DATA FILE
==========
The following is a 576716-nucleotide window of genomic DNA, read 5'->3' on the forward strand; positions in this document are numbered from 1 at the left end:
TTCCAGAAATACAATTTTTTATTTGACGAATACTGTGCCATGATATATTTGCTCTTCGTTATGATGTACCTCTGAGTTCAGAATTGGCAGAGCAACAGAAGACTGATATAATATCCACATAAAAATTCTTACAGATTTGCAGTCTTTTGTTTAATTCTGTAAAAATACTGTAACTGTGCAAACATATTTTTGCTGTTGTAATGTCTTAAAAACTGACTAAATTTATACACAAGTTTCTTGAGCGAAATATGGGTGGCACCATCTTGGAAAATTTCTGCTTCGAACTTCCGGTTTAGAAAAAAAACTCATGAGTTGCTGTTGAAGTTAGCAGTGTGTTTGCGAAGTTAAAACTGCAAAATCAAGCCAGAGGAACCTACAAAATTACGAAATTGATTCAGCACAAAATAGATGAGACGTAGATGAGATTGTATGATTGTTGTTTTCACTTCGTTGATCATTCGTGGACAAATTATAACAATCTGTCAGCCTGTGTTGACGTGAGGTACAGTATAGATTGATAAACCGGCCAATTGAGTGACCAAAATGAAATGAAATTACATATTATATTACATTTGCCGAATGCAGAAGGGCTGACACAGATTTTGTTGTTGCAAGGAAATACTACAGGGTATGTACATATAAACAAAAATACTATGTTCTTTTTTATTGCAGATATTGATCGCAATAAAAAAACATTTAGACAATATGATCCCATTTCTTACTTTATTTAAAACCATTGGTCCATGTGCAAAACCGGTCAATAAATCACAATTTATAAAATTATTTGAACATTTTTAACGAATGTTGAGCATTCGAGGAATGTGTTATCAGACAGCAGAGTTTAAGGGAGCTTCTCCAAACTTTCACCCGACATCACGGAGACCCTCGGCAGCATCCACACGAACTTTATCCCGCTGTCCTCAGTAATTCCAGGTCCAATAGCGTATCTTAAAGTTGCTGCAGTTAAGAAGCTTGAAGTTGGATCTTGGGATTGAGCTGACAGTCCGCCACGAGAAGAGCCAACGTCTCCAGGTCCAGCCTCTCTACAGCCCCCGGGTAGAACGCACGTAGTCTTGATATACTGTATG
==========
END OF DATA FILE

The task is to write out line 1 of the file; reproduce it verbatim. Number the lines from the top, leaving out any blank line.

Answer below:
The following is a 576716-nucleotide window of genomic DNA, read 5'->3' on the forward strand; positions in this document are numbered from 1 at the left end: